And so you may say, well, given all of that, why then doesn't it work?
Why can we not make our politicians change? Why can't we demand them?
Well I, like a lot of us, spend a lot of time complaining about how hard it is to make people change,
and I don't think we should fuss about it.
I think we should just accept that we are an inherently conservative species.
We don't like to change. It exists for very sensible evolutionary reasons.
We probably wouldn't still be here today if we weren't so resistant to change.
It's very simple: Many thousands of years ago, we discovered that if we carried on doing the same things,
we wouldn't die, because the things that we've done before by definition didn't kill us,
and therefore as long as we carry on doing them, we'll be okay,
and it's very sensible not to do anything new, because it might kill you.
But of course, there are exceptions to that. Otherwise, we'd never get anywhere.
And one of the exceptions, the interesting exception,
is when you can show to people that there might be some self-interest in them making that leap of faith and changing a little bit.
So I've spent a lot of the last 10 or 15 years trying to find out what could be that self-interest
that would encourage not just politicians but also businesses and general populations,
all of us, to start to think a little more outwardly, to think in a bigger picture,
not always to look inwards, sometimes to look outwards.
And this is where I discovered something quite important.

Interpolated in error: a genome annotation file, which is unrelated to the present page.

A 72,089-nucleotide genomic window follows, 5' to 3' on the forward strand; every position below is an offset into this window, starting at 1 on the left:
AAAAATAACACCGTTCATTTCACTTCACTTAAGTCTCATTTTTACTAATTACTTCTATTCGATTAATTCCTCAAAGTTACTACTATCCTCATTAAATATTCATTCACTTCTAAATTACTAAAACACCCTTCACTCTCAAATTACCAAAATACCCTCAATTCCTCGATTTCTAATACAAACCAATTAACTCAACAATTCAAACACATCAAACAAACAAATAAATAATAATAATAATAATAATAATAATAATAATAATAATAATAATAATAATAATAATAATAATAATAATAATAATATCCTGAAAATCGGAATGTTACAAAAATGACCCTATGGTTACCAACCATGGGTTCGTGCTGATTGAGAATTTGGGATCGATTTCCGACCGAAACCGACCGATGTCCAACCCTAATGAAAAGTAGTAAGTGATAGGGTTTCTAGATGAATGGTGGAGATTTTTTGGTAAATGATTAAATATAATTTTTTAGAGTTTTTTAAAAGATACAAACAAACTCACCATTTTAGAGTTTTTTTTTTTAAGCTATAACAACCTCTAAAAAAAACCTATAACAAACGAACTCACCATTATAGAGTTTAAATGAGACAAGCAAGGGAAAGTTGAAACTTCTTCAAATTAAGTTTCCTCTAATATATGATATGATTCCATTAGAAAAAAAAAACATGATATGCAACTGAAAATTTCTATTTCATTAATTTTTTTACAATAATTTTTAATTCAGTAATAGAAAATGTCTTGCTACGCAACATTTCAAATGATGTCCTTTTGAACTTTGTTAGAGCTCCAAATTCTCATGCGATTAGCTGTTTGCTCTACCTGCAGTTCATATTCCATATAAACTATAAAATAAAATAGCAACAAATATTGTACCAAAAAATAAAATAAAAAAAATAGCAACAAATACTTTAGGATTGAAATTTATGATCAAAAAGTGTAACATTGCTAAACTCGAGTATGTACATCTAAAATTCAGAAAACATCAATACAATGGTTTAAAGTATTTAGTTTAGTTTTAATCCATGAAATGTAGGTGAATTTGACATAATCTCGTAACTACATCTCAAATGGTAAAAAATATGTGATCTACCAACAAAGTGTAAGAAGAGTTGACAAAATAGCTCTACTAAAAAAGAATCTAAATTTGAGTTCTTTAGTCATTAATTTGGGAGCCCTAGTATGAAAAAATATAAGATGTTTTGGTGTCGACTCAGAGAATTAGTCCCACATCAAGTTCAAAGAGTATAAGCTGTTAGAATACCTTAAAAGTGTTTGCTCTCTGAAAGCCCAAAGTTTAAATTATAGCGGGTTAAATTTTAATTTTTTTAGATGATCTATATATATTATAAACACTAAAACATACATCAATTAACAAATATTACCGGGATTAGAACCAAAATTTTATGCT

In 2005, I launched a study called the Nation Brands Index.
What it is, it's a very large-scale study that polls a very large sample of the world's population,
a sample that represents about 70 percent of the planet's population,
and I started asking them a series of questions about how they perceive other countries.
And the Nation Brands Index over the years has grown to be a very, very large database.
It's about 200 billion data points tracking what ordinary people think about other countries and why.
Why did I do this? Well, because the governments that I advise are very, very keen on knowing how they are regarded.
They've known, partly because I've encouraged them to realize it,
that countries depend enormously on their reputations in order to survive and prosper in the world.
If a country has a great, positive image, like Germany has or Sweden or Switzerland,
everything is easy and everything is cheap. You get more tourists.
You get more investors. You sell your products more expensively.
If, on the other hand, you have a country with a very weak or a very negative image,
everything is difficult and everything is expensive.
So governments care desperately about the image of their country,
because it makes a direct difference to how much money they can make,
and that's what they've promised their populations they're going to deliver.